http://blogs.24.com/henryp/2013/02/21/henrys-pool-tables-on-global-warmingcooling/
(the ratios show that it was maxima pushing up means and minima, not the minima pushing up means - due to a delay in cooling by increasing GHG's)
http://blogs.24.com/henryp/2012/10/02/best-sine-wave-fit-for-the-drop-in-global-maximum-temperatures/
The above results suggest that a cooling cycle started around 1995 looking at energy-in (maxima) and 1998 for energy out (means)
 

Offline Bored chemist

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Re: Is our Earth is cooling?
« Reply #9 on: 11/03/2013 21:01:44 »
"I happen to be familiar with spectrophotometry. You have to understand what actually happens when we put a beam of light of certain wavelength on a sample of liquid or gas."

I happen to be a spectroscopist: and I do understand it.

"Note that water vapour also absorbs in the visible region of the spectrum."
Not really, no. Please tell me what the excited state is and what the strength of the absorbtion is.
".So as the first light of sun hits on the water vapour you can see the light coming from every direction."
No, and this is obviously wrong to anyone who ahas been around at sunrise.
In particular it was clearly nonsense when they built Stonehenge.
If the light came in from all directions than they couldn't have lined the stones up with the sun.

"This is also the reason why you will quickly grab for your sun glasses when humidity is high, because even with the sun shining for you from your back and driving in your car, you can feel on your eyes that the light from the sun is re-radiated by the water vapor in the atmosphere."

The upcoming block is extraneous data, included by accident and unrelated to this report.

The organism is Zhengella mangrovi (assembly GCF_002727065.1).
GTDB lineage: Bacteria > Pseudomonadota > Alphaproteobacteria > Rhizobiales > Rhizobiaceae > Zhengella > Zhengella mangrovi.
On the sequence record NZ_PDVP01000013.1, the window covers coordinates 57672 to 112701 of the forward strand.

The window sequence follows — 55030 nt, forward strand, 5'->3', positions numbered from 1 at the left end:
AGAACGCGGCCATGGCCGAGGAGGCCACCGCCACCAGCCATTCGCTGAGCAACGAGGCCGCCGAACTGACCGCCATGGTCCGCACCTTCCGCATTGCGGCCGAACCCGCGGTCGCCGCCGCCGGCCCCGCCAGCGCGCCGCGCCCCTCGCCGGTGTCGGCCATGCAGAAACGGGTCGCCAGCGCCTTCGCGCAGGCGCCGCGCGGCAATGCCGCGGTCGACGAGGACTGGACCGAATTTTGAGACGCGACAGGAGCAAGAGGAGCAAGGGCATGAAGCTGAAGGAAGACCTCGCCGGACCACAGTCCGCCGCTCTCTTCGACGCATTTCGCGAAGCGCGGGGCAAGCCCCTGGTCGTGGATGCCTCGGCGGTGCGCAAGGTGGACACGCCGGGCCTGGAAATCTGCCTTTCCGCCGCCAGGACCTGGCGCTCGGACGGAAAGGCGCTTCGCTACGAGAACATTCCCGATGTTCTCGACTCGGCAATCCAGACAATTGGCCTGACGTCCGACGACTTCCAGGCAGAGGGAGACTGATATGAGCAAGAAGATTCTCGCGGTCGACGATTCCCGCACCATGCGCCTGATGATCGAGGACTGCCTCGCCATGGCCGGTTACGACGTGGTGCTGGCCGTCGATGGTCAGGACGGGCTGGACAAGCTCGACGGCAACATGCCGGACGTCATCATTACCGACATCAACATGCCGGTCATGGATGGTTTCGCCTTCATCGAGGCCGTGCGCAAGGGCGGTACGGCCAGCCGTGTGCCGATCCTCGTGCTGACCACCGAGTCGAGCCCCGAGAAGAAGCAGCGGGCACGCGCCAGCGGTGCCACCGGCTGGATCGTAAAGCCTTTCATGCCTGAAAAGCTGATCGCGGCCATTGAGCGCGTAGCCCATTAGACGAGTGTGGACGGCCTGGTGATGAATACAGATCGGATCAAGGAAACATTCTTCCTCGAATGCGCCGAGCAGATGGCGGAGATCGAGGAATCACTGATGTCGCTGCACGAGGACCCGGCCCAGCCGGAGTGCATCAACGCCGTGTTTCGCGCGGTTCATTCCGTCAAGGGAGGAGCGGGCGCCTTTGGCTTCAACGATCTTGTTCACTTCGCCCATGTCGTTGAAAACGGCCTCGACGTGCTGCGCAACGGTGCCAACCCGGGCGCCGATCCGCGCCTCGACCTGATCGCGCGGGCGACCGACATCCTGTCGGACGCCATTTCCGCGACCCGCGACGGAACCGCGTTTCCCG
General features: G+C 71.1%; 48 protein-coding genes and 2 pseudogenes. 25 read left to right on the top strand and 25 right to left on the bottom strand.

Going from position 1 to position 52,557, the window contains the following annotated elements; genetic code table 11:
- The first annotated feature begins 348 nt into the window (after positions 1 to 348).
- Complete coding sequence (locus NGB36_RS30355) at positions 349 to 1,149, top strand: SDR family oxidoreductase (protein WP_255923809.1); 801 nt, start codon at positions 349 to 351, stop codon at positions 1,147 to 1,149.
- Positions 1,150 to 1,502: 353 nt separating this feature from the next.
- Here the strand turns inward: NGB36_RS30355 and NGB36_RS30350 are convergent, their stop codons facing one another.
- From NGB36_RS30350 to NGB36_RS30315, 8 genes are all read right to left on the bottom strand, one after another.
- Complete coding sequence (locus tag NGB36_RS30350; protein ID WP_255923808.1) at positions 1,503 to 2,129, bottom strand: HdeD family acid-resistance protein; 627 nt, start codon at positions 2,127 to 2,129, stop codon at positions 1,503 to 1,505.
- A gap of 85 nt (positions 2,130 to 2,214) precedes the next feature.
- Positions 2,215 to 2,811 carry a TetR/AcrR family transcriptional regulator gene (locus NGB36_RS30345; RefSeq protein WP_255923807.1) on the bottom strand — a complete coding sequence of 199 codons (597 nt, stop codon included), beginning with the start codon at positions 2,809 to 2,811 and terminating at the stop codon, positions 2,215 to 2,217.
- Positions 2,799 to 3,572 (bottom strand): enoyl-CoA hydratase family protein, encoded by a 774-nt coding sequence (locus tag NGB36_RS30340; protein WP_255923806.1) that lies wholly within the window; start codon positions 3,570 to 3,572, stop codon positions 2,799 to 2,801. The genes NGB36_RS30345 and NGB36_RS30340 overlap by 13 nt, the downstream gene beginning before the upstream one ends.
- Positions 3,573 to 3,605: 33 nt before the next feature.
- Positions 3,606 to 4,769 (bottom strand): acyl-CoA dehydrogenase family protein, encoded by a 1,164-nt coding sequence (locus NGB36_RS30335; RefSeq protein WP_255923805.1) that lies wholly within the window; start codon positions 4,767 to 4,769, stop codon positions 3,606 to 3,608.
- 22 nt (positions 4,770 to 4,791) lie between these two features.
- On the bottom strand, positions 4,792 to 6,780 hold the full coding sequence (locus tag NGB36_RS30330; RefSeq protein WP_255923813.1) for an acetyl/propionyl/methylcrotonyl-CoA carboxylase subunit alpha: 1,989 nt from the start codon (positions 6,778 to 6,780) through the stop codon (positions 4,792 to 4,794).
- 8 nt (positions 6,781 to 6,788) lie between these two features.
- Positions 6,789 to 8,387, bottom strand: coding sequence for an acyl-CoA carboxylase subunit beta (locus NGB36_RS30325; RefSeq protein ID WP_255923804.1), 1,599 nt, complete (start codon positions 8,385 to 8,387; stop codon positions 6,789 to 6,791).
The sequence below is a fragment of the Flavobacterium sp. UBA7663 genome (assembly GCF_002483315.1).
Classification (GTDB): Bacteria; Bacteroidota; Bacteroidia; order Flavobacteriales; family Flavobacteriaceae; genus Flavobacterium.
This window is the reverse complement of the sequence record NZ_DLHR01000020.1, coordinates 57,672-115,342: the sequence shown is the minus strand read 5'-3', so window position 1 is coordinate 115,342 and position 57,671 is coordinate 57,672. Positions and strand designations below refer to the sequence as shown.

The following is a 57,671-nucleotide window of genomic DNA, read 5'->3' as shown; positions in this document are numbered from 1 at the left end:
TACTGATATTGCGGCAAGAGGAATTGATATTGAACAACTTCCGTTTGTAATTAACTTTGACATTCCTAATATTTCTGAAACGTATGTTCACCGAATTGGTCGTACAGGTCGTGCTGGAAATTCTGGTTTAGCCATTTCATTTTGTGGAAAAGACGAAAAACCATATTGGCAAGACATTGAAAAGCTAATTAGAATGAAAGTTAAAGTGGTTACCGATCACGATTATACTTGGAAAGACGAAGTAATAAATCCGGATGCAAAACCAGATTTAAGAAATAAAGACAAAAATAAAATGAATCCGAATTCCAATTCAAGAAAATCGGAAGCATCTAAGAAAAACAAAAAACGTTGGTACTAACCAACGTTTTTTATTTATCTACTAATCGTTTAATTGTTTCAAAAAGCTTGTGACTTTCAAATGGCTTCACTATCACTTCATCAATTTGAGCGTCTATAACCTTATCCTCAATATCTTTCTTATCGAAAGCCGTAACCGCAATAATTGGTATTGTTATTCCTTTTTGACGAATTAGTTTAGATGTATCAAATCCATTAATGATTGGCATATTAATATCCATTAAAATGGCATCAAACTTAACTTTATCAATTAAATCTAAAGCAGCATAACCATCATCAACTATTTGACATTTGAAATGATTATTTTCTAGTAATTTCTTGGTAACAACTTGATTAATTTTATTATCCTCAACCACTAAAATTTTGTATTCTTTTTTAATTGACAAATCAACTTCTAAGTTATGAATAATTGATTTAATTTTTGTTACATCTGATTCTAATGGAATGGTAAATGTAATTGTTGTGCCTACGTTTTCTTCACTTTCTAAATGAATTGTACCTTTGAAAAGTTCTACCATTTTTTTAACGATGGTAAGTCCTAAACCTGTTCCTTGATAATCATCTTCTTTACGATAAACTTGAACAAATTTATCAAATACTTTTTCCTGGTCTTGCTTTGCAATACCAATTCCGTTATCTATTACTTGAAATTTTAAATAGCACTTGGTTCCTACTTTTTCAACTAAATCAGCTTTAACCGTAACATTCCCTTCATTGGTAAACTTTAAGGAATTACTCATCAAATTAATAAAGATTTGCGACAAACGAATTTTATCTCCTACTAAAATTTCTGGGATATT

Wrong again.
The light is scattered back by whatever is in front of you.
One group of so called "primitive" people who developed sunglasses were those living in the extreme North. The air there is typically dry, but the glare is intense.
Glare is also commonly observed in the hot deserts of the world.

" (However, because the molecule is very small and therefore might behave more or less like a sphere, it could be up to ca. 62,5% )."
From what orifice did you pull that number?

"An effect that is very similar to this, is also observed when car lights are put on bright in humid, moist and misty conditions: your light is returned to you!! "
Yes, the IR emitted by the earth is back scattered by the atmosphere.
That's what keeps the planet warm.

This:
"Radiation from earth of 9-10 goes up, hits on the ozone, most of which is high up in the sky and which is already absorbed to capacity"
doesn't make sense.

And the paper you cite saying "For comprehensive proof that CO2 is (also) cooling the atmosphere by re-radiating sunshine, see here: " doesn't show cooling, it shows that
the earth's atmosphere contains CO2 (etc)
and that the earth is not at absolute zero.
Neither of those was a matter of contention.

"So, my question is: how much cooling and how much warming is caused by the CO2?"
Mainly warming, as pointed out by a lot of atmospheric physicists who know more about it than you clearly do.
The simple reason for this is that the ground is warmer than the high atmosphere.
The CO2 near the top can re-radiate energy into space, but it hasn't got much.
The stuff near ground has more energy, but it can't re-radiate so well because there's a lot of CO2 in the way.

Saying "I am doubtful of the analysis of the spectral data. I have not seen any work that convinces me." doesn't help much either.
On what basis do you reject the analysis?
Is it just because it doesn't fit with your belief?

It would also help if you made up your mind.